Upgraded – Neil Clarke



A collection of stories about cyborgs.


I’ve been a fan of editor Neil Clarke’s Clarkesworld magazine for some time now. The stories are consistently good, if with a certain similarity of tone. I was interested to see what he would do with a themed anthology.

Happily, Updated has a wide array of styles. It’s true that the cyborg theme gets a little wearing – 26 stories about cyborgs is a lot of cyborgs – so there may just be too much of a good thing. But within that parameter, there’s variation in theme, concept, impact, and tone.

Clarke has attracted a lot of today’s newish writers for this anthology – there are few of the old guard here; in fact, maybe only middle guard. With few exceptions, though, the writers are good. The ones that do get off track tend to be aiming for a poetic or avant garde approach that ends up choppy, and, in one case, almost incomprehensible.

The best stories in the anthology:

  • Always the Harvest by Yoon Ha Lee

    The opener for the anthology is also one of its strongest stories, with an interesting and affecting look at alien contact. I believe I’ve only read one of Lee’s stories before (surprising, given how much she’s published), but I’ll definitely be looking for more.

  • The Sarcophagus, by Robert Reed

    This one takes its time to get going, and leaves out quite a bit of useful information, but eventually wends its way to a satisfying end.

  • Oil of Angels, by Chen Qiufan

    A study of memory, this has one of the best, most interesting, concepts in the book. The writing is a bit stilted, and ordinarily I’d put that down to translation. When you’ve got Ken Liu translating, though, who not only is a highly talented writer, but seems to have a second job translating Chinese authors, it’s hard to complain. The style makes it a bit hard to get beneath the surface of the character, but the story works well overall.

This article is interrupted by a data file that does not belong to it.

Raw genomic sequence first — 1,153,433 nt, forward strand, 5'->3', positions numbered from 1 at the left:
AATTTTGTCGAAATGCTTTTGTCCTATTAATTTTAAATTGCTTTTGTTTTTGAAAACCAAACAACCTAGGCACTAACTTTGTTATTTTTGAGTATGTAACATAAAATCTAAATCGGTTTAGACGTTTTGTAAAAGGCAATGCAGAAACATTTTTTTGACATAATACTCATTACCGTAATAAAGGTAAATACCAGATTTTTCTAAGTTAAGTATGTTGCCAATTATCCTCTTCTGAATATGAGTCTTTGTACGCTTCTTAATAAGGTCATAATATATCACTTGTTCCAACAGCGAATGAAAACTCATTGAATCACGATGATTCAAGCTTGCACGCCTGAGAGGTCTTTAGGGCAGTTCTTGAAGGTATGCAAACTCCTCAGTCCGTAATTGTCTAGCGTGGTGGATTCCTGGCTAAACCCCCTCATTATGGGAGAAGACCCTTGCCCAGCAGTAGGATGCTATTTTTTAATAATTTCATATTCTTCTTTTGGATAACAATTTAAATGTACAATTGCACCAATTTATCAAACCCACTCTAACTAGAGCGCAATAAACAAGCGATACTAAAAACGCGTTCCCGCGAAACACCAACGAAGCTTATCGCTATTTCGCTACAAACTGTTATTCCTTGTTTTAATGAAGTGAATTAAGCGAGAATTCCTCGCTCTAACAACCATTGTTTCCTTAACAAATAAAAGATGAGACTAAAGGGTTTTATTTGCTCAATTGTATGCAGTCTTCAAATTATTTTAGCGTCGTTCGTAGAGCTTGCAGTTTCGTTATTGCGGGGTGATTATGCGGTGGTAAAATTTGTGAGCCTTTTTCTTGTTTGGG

• Honeycomb Girls, by Erin Cashier

    As with much SF, about the effects of technology on culture. The story is burdened with an awkward vocal style meant to emphasize the distance between two groups, but the bulk of the story is well told, with an interesting perspective on a possible future.

  • The Regular, by Ken Liu

    A mystery story clad in SF, but also genuine SF as a look at how humans are regardless of technology. What can I say? I try to be critical, but Liu seems to go from strength to strength as an excellent writer, plus near single-handed purveyor of new Chinese SF voices (and what a good thing that turns out to be).

  • Tongtong’s Summer, by Xia Jia

    Quite a few of the stories in this anthology are about family, and this is one of the best. Relatively simple construction and concept, but a moving story about love.

  • Memories and Wire, by Mari Ness

    Ness is another one of those writers who (for me) seems to have come out of nowhere to be everywhere. It’s a happy result. As with Ken Liu, Ness seems incapable of writing anything that’s not good. This story is a creepy, even disturbing, story about relationships. Frankly, I don’t know quite what to make of it, but it worked.

  • Small Medicine, by Genevieve Valentine

    Grandparents seem to figure quite a lot in this anthology. This story, about a young girl’s relationship with her grandmother, does a great job of presenting a child’s view of change.

If you want stories about cyborgs, this is the place to go. The stories here get at the idea from all sorts of angles, and most of them do it very well. In fact, there’s so much variation and skill here that this may be the definitive collection of cyborg stories. If you like cyborgs, get this. If you don’t like cyborgs, you should probably get it anyway (just read it in more, shorter sittings).

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